I had been happy and at home in a conservative evangelical church for decades but hostilities had grown against the things you speak of in an ugly way. It was sucking life out of me being around that and I left feeling spiritually harmed. I am more moderate/centrist in my religious and political views so I no longer fit there and felt pushed out. I now attend as a visitor in a mainline protestant church, but am not engaging as an institutional member. My acts of love and service are more on my own now since going through the pain of the experience. I am one of many already hurt by the divorce like divisions because I loved those I left.

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  • gholden

    Great article, but I would disagree with the idea that the fighting isn’t serving anyone at all. Genesis 32:24 speaks of “Jacob was left alone; and there wrestled a man with him until the breaking of the day.” Although the church may be one in Christ, it’s not unusual for someone to be of two minds on various issues. It takes some wrestling to resolve the conflict, and I think the fact that we are going through this is a healthy and necessary thing. Personally, I pray that for the church to maintain an allegiance to legitimate conservative values, while living out a compassionate and progressive life. What values are “legitimate?” How does one live a “compassionate life?” These are important questions that must be debated and resolved if the church is to be any kind of light in this day and age. JMHO.

  • JohnInDenver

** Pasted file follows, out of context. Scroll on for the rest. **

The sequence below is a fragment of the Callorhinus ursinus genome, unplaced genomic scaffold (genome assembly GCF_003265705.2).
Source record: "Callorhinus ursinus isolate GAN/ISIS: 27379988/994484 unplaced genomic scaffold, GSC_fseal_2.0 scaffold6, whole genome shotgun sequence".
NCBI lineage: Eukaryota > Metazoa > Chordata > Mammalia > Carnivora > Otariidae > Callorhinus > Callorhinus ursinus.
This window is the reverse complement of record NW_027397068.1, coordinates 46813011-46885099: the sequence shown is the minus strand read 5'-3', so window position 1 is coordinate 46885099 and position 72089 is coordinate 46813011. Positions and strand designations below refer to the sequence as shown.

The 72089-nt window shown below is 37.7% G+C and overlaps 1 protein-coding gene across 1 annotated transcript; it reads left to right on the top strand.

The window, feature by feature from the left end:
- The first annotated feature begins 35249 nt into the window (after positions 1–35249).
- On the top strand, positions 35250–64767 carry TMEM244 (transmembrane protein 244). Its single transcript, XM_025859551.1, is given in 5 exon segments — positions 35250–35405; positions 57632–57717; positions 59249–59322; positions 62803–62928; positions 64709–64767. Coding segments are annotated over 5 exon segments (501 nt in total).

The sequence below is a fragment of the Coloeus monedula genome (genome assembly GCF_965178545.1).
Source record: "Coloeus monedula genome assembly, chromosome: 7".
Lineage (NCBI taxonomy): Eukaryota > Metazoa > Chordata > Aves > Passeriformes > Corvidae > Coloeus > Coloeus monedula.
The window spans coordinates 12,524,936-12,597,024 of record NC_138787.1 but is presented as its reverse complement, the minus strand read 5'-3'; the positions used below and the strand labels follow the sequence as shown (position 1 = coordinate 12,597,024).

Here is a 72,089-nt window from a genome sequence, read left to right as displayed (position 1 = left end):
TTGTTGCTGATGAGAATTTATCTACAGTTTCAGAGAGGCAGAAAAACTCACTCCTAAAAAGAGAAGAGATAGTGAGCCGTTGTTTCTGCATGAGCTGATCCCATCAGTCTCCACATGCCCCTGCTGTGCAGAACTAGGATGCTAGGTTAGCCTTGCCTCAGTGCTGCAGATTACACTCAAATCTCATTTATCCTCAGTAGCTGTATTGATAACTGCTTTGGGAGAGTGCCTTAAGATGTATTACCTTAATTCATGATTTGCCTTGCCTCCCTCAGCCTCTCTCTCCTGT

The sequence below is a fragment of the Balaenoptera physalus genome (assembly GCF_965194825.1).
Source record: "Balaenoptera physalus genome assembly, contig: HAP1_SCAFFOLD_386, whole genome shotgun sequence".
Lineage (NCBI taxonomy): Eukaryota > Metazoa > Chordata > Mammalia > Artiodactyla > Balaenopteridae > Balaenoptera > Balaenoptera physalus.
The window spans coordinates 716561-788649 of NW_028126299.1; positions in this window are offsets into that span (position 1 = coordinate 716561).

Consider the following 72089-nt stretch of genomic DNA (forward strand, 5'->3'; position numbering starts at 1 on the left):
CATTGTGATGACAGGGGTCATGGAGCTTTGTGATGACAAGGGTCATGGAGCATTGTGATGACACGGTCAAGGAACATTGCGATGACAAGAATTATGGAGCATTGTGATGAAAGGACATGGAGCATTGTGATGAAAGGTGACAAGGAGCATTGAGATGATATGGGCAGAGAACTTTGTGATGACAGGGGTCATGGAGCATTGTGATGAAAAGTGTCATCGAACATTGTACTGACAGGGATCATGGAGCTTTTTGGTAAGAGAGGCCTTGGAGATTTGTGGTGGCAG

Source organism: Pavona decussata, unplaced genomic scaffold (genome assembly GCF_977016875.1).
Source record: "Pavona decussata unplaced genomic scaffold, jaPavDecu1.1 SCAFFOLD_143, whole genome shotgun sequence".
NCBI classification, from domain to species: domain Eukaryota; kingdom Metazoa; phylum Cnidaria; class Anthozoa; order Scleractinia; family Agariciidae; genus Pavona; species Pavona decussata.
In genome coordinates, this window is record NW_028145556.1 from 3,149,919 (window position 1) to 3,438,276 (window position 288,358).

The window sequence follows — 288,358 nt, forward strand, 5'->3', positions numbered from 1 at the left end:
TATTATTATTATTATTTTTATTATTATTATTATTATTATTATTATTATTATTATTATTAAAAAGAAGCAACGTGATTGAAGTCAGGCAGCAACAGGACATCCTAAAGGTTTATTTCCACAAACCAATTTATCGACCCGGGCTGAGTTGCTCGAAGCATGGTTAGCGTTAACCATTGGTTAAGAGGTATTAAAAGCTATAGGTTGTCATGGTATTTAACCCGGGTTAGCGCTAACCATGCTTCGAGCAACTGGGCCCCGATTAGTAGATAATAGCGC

As someone who once volunteered and then worked for Young Life, I’ve been exposed to various versions of Evangelicals. As a volunteer leader of a small inclusive congregation, I interacted with a range of believers ranging from hard core fundamentalists to eccentric/undefinable believers in an amalgam of Jehovah’s Witness and Billy Graham to liberal mainline Protestants to left-wing “Creation Theology” believers.

    In those experiences and others, I found people motivated by a desire to love God and love their neighbor could find common ground and work together. When they were motivated by a desire to “be right” or “be real Christians,” we had difficulties. When willing to listen to each other and admit no one person could plumb and grasp the reality of God, we were okay. When we argued without listening and knew the other was trying to lead people astray, we couldn’t find ways to get along.

    Would that people would learn to “fight fair” in churches and religious…

  • David Lloyd-Jones


    What you write here I think tries to sound lovey, patient, impartial, and so forth.

    But what you want to do fairly is fight, right? And you are evangelizing because you have truth that you think will save people from damnation, so it’s very important to show them their errors, isn’t it?

    Or what am I missing?

    Best wishes,


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  • Dan

    I just came across this thread and after reading it I was struck by what seems to be a definite strain of Marcionism in the stereotypical “progressive” evangelical agenda. Am I correct in this analysis? If not, why not?

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  • Thank you for this article. Having taken a job in the Bible Belt a few years back, I’m surrounded by conservatives, and that makes me feel very alone. Can anyone recommend progressive blogs or other fellowship resources?

  • You might want to check out the Facebook group It is a closed group but you could request joining. I’d welcome you to visit my blog Go to the Navigate list on the left to see if anything I have there is of interest to you. I do post on Twitter a few times a week @NormanStolpe.